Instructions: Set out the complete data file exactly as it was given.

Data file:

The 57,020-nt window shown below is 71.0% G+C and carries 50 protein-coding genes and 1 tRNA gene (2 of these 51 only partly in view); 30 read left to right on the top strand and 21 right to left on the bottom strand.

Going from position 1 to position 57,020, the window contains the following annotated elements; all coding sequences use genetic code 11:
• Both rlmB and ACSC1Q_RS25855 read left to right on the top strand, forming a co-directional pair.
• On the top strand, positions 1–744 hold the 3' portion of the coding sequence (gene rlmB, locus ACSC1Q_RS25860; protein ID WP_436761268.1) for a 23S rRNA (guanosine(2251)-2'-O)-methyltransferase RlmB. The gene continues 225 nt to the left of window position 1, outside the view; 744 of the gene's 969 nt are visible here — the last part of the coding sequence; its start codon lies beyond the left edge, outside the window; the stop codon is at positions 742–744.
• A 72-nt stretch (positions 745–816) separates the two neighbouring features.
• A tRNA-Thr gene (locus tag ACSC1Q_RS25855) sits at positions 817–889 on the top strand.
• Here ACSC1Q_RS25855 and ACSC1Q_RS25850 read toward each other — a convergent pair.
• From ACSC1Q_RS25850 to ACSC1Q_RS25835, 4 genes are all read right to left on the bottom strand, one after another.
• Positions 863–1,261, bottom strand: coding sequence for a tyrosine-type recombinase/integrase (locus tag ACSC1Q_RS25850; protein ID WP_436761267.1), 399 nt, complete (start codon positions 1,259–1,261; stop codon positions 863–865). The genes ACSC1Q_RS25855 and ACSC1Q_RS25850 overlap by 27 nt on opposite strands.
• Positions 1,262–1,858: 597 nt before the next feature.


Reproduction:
The 57,020-nt window shown below is 71.0% G+C and carries 50 protein-coding genes and 1 tRNA gene (2 of these 51 only partly in view); 30 read left to right on the top strand and 21 right to left on the bottom strand.

Going from position 1 to position 57,020, the window contains the following annotated elements; all coding sequences use genetic code 11:
• Both rlmB and ACSC1Q_RS25855 read left to right on the top strand, forming a co-directional pair.
• On the top strand, positions 1–744 hold the 3' portion of the coding sequence (gene rlmB, locus ACSC1Q_RS25860; protein ID WP_436761268.1) for a 23S rRNA (guanosine(2251)-2'-O)-methyltransferase RlmB. The gene continues 225 nt to the left of window position 1, outside the view; 744 of the gene's 969 nt are visible here — the last part of the coding sequence; its start codon lies beyond the left edge, outside the window; the stop codon is at positions 742–744.
• A 72-nt stretch (positions 745–816) separates the two neighbouring features.
• A tRNA-Thr gene (locus tag ACSC1Q_RS25855) sits at positions 817–889 on the top strand.
• Here ACSC1Q_RS25855 and ACSC1Q_RS25850 read toward each other — a convergent pair.
• From ACSC1Q_RS25850 to ACSC1Q_RS25835, 4 genes are all read right to left on the bottom strand, one after another.
• Positions 863–1,261, bottom strand: coding sequence for a tyrosine-type recombinase/integrase (locus tag ACSC1Q_RS25850; protein ID WP_436761267.1), 399 nt, complete (start codon positions 1,259–1,261; stop codon positions 863–865). The genes ACSC1Q_RS25855 and ACSC1Q_RS25850 overlap by 27 nt on opposite strands.
• Positions 1,262–1,858: 597 nt before the next feature.